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Extremely helpful member
May 11, 2008
Los Angeles
Hi ... I have no idea what I'm talking about on anything medical, but I found the following article on the Wiley InterScience website, quoting an article from the journal "Muscle & Nerve," Vol 36, Issue 3, pp 304-399, 12 Feb 2007.

I know that my neuros are right and I have ALS, but because of my double & blurred vision, I'm still poking around in Myasthenia Gravis websites. What interests me in the following article is that these doctors reversed muscle atrophy. I have never heard of that before. If they can reverse muscle atrophy in its rare appearance in MG, could it not be done in ALS?

It wouldn't reverse the ALS disease process, of course, but slowing or reversing atrophy would surely lead to a better quality of life.

Of course, I have no idea what "neurogenic muscle atrophy" is or if it is the same thing as ALS atrophy.

Case of the Month
Myasthenia gravis presenting with unusual neurogenic muscle atrophy
Miharu Samuraki, MD 1 *, Eisuke Furui, MD, PhD 1, Kiyonobu Komai, MD, PhD 1, Masaharu Takamori, MD, PhD 2, Masahito Yamada, MD, PhD 1
1Department of Neurology and Neurobiology of Aging, Kanazawa University Graduate School of Medical Science, 13-1, Takaramachi, Kanazawa, Ishikawa 920-8640, Japan
2Neurological Center, Kanazawa-Nishi Hospital, Kanazawa, Japan

email: Miharu Samuraki ([email protected])

*Correspondence to Miharu Samuraki, Department of Neurology and Neurobiology of Aging, Kanazawa University Graduate School of Medical Science, 13-1, Takaramachi, Kanazawa, Ishikawa 920-8640, Japan

histochemical studies • muscle atrophy • myasthenia gravis • neurogenic changes • single-fiber EMG

We report a patient with myasthenia gravis who had neurogenic muscle atrophy in association with external ophthalmoplegia and weakness of the upper limbs. Neurogenic changes in the limb muscles were found on needle electromyography and histological studies. Symptoms improved and atrophy of the limbs diminished after intravenous immunoglobulin and oral corticosteroid therapy. We concluded that functional interruption of the neuromuscular junction caused the neurogenic muscle atrophy and that this was relieved by appropriate therapy. Muscle Nerve, 2007

Accepted: 4 January 2007[/I]
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That is interesting, and I, too, wish I had more than my practically non-existent medical knowledge, even understanding terminology would help a lot! Maybe someone like Wright or Jeff will weigh in on this...
MG is an autoimmune disease which IVIG can treat. The mechanism of ALS although unknown hasn't been responsive to IVIG. In MG it is the neurotransmitter that is blocked or missing where in ALS the neurons die. Think of it like the phone lines in your town. In MG they come and unplug your phone line from the wall in your home. With ALS they cut down all the telephone poles and pull the lines out of the whole block.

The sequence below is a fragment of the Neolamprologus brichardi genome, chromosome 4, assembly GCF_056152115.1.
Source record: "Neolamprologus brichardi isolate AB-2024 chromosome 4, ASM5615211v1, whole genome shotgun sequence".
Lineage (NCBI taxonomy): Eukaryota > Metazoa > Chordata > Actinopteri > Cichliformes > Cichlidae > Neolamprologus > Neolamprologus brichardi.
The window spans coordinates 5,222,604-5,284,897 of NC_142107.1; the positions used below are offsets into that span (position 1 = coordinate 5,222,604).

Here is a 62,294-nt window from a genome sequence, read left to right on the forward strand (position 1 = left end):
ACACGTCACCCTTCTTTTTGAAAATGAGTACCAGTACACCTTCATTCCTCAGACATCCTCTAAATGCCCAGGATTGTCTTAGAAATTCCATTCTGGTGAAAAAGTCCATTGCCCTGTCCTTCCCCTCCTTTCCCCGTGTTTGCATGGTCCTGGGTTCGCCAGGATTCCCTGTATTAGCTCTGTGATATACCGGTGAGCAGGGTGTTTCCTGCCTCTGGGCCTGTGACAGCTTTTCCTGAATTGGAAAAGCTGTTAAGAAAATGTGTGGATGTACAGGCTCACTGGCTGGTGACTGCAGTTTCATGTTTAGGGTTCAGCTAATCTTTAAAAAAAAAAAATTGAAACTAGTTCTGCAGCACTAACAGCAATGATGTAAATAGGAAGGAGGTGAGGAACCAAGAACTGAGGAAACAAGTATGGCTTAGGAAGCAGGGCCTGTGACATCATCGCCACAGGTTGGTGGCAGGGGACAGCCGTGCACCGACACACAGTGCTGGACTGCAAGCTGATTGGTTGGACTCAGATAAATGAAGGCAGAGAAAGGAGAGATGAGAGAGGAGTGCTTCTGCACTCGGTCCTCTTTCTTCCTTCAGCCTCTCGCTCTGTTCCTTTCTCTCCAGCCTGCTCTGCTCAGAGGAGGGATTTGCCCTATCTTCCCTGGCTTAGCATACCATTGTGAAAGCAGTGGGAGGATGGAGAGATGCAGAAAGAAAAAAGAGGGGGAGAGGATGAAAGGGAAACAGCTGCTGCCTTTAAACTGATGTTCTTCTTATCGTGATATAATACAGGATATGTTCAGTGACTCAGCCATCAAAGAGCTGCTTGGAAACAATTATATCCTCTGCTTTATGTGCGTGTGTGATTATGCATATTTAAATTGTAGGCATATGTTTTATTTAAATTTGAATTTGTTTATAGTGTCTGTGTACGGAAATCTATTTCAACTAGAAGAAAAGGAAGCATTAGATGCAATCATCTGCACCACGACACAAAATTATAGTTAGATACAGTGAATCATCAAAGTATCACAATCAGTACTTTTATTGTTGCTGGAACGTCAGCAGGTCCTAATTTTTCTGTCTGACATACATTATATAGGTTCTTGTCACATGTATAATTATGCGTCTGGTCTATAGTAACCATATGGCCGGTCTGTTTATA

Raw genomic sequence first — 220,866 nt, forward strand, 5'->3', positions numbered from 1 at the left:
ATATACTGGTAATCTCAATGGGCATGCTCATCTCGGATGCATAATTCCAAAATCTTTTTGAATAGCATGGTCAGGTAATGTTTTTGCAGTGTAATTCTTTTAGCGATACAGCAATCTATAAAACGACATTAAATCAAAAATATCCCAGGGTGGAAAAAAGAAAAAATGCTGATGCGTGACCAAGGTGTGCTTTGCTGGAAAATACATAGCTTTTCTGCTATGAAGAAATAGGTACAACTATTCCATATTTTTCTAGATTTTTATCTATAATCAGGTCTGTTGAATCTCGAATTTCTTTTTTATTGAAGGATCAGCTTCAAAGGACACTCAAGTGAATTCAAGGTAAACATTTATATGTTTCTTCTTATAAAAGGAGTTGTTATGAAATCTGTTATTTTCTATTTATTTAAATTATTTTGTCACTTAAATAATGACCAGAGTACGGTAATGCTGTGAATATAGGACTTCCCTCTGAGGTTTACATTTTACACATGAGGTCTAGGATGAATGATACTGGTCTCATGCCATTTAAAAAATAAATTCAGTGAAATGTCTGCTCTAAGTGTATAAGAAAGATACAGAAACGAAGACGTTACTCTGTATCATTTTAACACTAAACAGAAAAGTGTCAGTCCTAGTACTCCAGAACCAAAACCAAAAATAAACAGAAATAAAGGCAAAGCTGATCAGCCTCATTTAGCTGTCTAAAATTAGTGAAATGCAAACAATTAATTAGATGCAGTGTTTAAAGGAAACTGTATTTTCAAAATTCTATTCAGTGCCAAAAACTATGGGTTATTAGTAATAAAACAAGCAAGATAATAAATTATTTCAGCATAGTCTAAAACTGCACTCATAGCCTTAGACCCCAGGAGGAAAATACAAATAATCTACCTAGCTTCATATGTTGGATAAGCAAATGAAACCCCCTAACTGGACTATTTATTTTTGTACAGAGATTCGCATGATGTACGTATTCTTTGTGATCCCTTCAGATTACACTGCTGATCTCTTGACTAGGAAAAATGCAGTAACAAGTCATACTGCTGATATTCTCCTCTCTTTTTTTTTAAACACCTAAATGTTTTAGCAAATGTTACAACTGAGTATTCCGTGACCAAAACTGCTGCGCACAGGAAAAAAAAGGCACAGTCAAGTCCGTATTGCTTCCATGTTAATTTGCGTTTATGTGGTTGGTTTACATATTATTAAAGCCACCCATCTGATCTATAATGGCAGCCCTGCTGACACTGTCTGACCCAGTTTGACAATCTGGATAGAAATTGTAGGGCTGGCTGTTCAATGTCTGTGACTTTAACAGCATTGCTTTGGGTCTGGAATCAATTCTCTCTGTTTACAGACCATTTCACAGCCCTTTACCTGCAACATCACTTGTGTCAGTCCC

Reversing atrophy in and of itself is simple. All that needs to be done is to exercise the muscle. The problem in MG or ALS is that when you contract the muscle only a portion of the muscle is getting the signal to move and working. The rest is just along for the ride. Figuring out how to get the signal back to the rest of the muscle is a huge undertaking in ALS.

Using the telephone analogy again with MG you are given IVIG which simply plugs the phone line back in the wall and you're up and running. With ALS you need to get a crew together to replace all the poles, run new lines and then reconnect service. In the meantime whoever ordered the lines removed has their team tearing down whatever you try to rebuild. At some point stem cells may be able to rebuild the neurons but until the mechanism is found that is killing them off they won't be a fix.

To avoid some of the stem cell arguments this may create. Stem cells may be a means to cure/treat ALS at some point in the future. As of now nothing is proven. People claim improvements shortly after treatment which I find questionable. It can take a long time to grow some of the pathways as some are literally several feet in length. There is no way to ensure that stem cells go where they are needed, grow into neurons and most importantly that they don't suffer the same fate as the previous neurons should they do so.
Very apt description, Jeff. You did a good job for someone like me, who likes the neurology 101 version! :-D
Yes, thank you Jeff, the analogy you used was easy to understand! :)
Thanks Jeff. I believe in the KISS principle. That was easy to understand and right on the money.
Great explanation, Jeff. Thanks!
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